ahead passing just to the left of a small tarn. Just after the tarn, bear
round to the left heading towards the top of Pavey Arc. You will notice some
old dilapidated sections of wall built on top of rocks. Head to the right of
the first prominent section of wall you see. There is then another prominent
section to the right. Pass between these sections actually crossing the wall
where it has collapsed.
After visiting the top of Pavey Arc (2297ft
700m) (NY 284079) with good views almost vertically down to the tarn, to get
to High Raise retrace your steps across the wall and go straight ahead. High
Raise is the left hand end of the grassy hill on the near horizon. The rocky
“lump” at the other end is Sergeant Man. There is a small irregularly
shaped tarn ahead (this may vary according to recent weather).
After passing the tarn, bear left. You may
see a white post and to the right of this are the traces of the path. It is
a little indistinct. Pass to the left of a stone cairn built on top of rocks
and to the left of another small tarn. Follow the contour of the hill round
to the right and you should see a patch of stony ground across which the
The route to the top of High Raise, across
the coll should be clear. The reaching of the stone built
trig. point indicates the summit at 2500ft (760m) (NY 281095).
From the summit of raise, retrace your steps
along the same path, heading towards Harrison Stickle, the left of the two
most prominent rocky hills on the near horizon. The prominent and
distinctive round shaped rocky hill to the right is Pike Of Stickle.
After passing two stone cairns on the right
and just before a third, look out for a faint grassy path on the right. This
path is indistinct but as you crest a rise (Thurnacar Knott on the map),
with a stone cairn, you see Pike Of stickle ahead and you should bear off
left to Harrison Stickle.
As you approach Harrison Stickle, there is a
rocky cliff in front of it on two levels. Head to the left of this and look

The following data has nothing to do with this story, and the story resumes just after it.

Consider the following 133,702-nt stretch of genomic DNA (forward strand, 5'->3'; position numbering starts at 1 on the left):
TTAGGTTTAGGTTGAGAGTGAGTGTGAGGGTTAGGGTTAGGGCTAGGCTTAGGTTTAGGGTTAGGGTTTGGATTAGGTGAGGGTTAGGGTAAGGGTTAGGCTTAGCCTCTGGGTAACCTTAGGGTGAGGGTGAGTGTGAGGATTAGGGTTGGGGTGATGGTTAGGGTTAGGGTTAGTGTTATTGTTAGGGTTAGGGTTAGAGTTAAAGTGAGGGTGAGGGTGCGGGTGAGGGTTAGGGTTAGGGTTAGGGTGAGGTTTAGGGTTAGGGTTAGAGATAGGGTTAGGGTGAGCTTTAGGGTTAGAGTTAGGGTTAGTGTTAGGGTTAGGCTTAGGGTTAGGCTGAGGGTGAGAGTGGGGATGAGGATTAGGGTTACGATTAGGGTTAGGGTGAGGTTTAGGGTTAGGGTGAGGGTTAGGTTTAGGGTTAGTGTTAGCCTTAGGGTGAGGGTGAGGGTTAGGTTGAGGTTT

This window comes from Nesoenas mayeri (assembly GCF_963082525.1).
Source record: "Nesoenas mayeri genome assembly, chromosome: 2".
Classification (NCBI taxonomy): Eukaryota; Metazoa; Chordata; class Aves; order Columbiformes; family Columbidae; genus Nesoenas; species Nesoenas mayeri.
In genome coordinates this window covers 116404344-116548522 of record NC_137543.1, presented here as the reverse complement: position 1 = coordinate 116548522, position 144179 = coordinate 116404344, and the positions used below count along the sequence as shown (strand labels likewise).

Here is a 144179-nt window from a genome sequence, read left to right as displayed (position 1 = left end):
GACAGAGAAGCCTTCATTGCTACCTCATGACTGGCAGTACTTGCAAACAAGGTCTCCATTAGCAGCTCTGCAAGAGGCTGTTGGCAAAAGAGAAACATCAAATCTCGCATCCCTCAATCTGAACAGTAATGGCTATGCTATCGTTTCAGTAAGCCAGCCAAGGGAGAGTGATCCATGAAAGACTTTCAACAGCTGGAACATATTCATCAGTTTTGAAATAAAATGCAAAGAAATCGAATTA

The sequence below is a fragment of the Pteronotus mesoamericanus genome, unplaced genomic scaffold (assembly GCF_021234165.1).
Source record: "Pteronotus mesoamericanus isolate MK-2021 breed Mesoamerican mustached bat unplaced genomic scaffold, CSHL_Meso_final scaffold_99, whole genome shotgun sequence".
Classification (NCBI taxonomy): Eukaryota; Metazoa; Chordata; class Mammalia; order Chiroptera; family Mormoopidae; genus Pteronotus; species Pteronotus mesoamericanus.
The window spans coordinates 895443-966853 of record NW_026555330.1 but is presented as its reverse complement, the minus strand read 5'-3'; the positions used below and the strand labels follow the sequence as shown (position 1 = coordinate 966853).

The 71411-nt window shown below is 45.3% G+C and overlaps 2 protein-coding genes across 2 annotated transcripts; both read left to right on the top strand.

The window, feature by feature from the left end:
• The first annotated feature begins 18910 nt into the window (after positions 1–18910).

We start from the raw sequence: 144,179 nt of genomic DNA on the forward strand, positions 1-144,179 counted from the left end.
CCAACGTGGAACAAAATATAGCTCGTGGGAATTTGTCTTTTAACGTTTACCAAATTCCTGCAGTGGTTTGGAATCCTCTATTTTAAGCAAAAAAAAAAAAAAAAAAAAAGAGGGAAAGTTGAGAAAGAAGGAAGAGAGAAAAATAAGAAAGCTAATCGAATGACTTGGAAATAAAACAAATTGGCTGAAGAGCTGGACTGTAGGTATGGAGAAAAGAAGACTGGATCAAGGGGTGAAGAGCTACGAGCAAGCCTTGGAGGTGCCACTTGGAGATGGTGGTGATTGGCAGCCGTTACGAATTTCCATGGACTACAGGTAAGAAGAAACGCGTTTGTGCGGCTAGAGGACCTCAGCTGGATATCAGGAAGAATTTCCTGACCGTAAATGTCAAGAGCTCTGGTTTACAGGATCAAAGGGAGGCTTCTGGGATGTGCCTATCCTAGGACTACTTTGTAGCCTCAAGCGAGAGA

out for a cairn built on top of rocks. From this cairn (NY 2809076), the
path to the summit, initially to the left of the summit, is clear. At one
point it feels as if the path is about to descend but then it swings round
to the right with stone cairns marking the way.
From the top of Harrison Stickle (2415ft or
736m) (NY 282074), head towards Pike Of Stickle (or Pike O’ Stickle). The
route down is marked by stone cairns and from the valley bottom, the path
straight ahead to Pike Of stickle is obvious.
There are various ascent routes of Pike Of
Stickle. Some scrambling is inevitable but having climbed one way and come
down another, in my view the easiest and with the least scrambling is
accessed by turning left off the main track about 200/300 yards after
leaving the valley bottom. It is a fairly obvious well walked path.
Enjoy the views from the summit (2326ft or
709m) (NY 274074) but before leaving, look across the valley and note the
obvious path bending round the base of Harrison Stickle. This catches people
out and is not
your way down. There is a black dotted path below Thorn Crag shown on
the OS map but a safer, better defined route is the one which does appear as
a green footpath on the map and is below and to the left of Loft Crag.
Unfortunately, the start of this route can be
difficult to spot. Descend Pike Of Stickle and when you get to the valley
floor, turn right to pass below Loft Crag. After a few hundred yards, you
should find the path marked with cairns. Follow this down and it becomes
well “manicured” with rough cobbles as it descends. If unsure from the
base of Pike Of Stickle, the compass direction is 123° magnetic.
Follow it down past Dungeon Gill Force until
you reach the stile with dog gate mentioned previously and return to the car
venturing on to the Lake District fells, for your own safety, please check
All information on this
site is given in good faith and no liability is accepted in respect of any
damage, loss or injury which might result from acting on it.